Issues that need particular consideration in planning for the most successful college experience include Understanding the differences between mandated services within public school and supports that may be offered in college (IDEA versus ADA) Issues of confidentiality and student adulthood as possible barriers to communication with parents Dormitory life, including time management, homework completion and studying, going to class on time, managing noise, dealing with teasing, and maintaining healthy habits Self advocacy and self disclosure Getting along with professors and other students Reasonable accommodations from the college's point of view Necessary supports and who provides them including coaching, scribes, therapy, support groups, and medication Planning for the needs that have been supported by public school, but that now need a different kind of solution Creating knowledge on the college campus about Asperger Syndrome and related conditions Helping parents cope with their child's adulthood, dependency versus independence Personal relationships including friendship, dating, and sexuality Developing personal interests and managing overly intensive interests Dealing with unanticipated emergencies Matching the level of support to the individual's needs
Just as there is wide variety in the manifestation of the autism spectrum, there is also much variability in the support needs for such students on college campuses. Some students need no more than someone to provide social support, others need tremendous help getting organized and submitting work on time, while still others need a protective environment that helps them move toward adult independence. While most colleges have disability support services and counseling centers, there is wide variation as to how willing they may be to support a student on campus with an autism spectrum disorder. There are few specific programs for these students, but there are many schools that have adequate supports in place around which a more specific program may be designed. Most campuses need to educate their faculty and staff about the special needs of students with Asperger Syndrome and related conditions.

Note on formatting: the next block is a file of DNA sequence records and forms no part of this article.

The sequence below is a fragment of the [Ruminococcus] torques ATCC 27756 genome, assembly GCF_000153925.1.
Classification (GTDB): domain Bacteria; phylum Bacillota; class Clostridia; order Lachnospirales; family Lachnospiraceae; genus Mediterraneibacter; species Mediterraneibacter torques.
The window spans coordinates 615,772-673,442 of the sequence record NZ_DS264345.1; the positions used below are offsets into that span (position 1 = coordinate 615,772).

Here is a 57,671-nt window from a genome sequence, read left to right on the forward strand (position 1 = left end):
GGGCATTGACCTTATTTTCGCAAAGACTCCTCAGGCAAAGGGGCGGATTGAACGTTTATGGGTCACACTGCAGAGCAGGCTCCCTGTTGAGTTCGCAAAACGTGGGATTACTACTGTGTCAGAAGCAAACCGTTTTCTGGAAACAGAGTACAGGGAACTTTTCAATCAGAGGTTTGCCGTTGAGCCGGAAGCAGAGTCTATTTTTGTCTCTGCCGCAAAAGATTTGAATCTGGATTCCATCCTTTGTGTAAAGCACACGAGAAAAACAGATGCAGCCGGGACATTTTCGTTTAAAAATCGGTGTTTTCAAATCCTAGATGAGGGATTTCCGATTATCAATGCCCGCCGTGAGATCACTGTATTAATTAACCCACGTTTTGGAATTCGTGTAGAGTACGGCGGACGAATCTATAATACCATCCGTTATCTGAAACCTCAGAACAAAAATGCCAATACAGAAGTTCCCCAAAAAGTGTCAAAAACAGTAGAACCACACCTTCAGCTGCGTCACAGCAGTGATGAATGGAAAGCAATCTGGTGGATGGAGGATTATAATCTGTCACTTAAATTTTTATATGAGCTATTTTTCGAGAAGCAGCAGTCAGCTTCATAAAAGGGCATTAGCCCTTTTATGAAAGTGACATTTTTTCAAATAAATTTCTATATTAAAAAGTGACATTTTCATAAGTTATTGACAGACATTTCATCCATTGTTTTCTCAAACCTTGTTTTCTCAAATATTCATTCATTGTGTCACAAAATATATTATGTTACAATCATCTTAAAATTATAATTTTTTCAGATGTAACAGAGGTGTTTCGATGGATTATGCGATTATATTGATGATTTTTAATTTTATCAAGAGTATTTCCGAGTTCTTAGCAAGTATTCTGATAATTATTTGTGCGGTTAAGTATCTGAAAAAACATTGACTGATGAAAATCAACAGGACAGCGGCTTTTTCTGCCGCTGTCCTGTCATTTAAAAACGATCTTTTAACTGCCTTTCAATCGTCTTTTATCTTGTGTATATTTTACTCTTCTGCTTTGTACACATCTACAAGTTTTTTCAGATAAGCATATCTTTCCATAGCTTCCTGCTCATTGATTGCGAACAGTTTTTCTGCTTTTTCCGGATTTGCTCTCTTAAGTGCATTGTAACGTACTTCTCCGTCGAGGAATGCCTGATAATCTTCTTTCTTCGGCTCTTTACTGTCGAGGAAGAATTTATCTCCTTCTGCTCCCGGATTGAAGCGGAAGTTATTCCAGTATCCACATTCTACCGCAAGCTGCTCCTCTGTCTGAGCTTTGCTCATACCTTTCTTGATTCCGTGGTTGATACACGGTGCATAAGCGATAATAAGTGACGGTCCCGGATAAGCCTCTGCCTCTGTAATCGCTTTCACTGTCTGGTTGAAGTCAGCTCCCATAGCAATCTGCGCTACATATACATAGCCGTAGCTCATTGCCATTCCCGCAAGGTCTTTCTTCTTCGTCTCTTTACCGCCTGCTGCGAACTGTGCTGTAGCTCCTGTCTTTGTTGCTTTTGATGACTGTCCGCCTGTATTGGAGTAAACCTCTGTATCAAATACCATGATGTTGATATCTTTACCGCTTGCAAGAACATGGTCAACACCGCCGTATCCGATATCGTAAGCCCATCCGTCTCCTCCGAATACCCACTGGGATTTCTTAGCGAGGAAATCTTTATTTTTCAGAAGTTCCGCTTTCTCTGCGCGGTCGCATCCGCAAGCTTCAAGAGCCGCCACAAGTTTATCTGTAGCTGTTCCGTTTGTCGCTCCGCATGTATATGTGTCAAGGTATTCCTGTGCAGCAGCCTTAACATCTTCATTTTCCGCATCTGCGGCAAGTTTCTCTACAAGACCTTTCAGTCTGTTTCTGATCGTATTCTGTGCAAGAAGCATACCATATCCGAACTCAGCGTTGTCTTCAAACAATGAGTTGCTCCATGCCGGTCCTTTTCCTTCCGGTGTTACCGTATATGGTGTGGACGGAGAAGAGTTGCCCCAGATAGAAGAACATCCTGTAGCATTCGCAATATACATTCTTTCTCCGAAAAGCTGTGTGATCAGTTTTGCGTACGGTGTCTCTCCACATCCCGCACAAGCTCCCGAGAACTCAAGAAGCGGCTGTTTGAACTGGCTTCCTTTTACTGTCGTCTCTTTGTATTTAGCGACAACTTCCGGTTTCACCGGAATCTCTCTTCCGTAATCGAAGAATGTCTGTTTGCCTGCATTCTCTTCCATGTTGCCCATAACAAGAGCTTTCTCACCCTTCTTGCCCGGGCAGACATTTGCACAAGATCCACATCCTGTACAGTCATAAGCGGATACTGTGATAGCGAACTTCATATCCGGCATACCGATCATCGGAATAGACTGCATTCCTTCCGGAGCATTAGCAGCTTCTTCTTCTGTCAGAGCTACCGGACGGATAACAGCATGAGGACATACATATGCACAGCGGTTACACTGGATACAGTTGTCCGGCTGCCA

Families also need to be realistic about their children's strengths, as do the individuals themselves. Sometimes young adults starting college imagine that they can start a new life and their issues will disappear in a new surrounding with new peers. Unfortunately, this attitude often leads to inadequate planning and unanticipated failure and disappointment. Another misconception is that a college (or even graduate) education will create an independent career that a student with Asperger Syndrome can easily attain. Unless these young adults address their social and emotional issues, their adulthood may well be unfulfilled. The vital importance of work experiences and social support will also be discussed as a critical element to achieving a healthy transition to adulthood.
Learning Objectives Participants will understand the breadth of issues that must be considered for college students with AS and related conditions to be successful and will learn how to put needed supports in place Participants will understand how college attendance fits into the larger plan for life success Participants will learn about evidence-based practice to support college students with AS and related conditions Participants will receive for reference a listing of program supports available for college students with AS and related conditions and learn how to use this information
See more of The ASA's 37th National Conference on Autism Spectrum Disorders (July 13-15, 2006)